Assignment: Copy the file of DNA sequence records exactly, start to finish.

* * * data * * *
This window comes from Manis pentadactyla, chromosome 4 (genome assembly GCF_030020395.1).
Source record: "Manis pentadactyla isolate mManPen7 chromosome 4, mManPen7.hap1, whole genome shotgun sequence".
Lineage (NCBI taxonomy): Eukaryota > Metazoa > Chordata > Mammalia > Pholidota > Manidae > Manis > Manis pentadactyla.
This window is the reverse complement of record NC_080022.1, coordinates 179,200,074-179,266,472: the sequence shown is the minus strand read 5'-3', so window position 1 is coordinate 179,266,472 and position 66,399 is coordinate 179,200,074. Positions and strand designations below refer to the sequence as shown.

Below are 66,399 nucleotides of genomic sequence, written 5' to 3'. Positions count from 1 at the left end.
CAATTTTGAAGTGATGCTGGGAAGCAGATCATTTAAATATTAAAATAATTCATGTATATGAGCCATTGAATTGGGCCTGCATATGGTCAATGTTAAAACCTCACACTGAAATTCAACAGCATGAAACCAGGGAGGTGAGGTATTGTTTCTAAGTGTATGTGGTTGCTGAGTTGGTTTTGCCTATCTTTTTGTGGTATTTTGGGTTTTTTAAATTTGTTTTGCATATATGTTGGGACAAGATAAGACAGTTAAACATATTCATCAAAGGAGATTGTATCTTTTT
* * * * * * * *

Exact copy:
This window comes from Manis pentadactyla, chromosome 4 (genome assembly GCF_030020395.1).
Source record: "Manis pentadactyla isolate mManPen7 chromosome 4, mManPen7.hap1, whole genome shotgun sequence".
Lineage (NCBI taxonomy): Eukaryota > Metazoa > Chordata > Mammalia > Pholidota > Manidae > Manis > Manis pentadactyla.
This window is the reverse complement of record NC_080022.1, coordinates 179,200,074-179,266,472: the sequence shown is the minus strand read 5'-3', so window position 1 is coordinate 179,266,472 and position 66,399 is coordinate 179,200,074. Positions and strand designations below refer to the sequence as shown.

Below are 66,399 nucleotides of genomic sequence, written 5' to 3'. Positions count from 1 at the left end.
CAATTTTGAAGTGATGCTGGGAAGCAGATCATTTAAATATTAAAATAATTCATGTATATGAGCCATTGAATTGGGCCTGCATATGGTCAATGTTAAAACCTCACACTGAAATTCAACAGCATGAAACCAGGGAGGTGAGGTATTGTTTCTAAGTGTATGTGGTTGCTGAGTTGGTTTTGCCTATCTTTTTGTGGTATTTTGGGTTTTTTAAATTTGTTTTGCATATATGTTGGGACAAGATAAGACAGTTAAACATATTCATCAAAGGAGATTGTATCTTTTT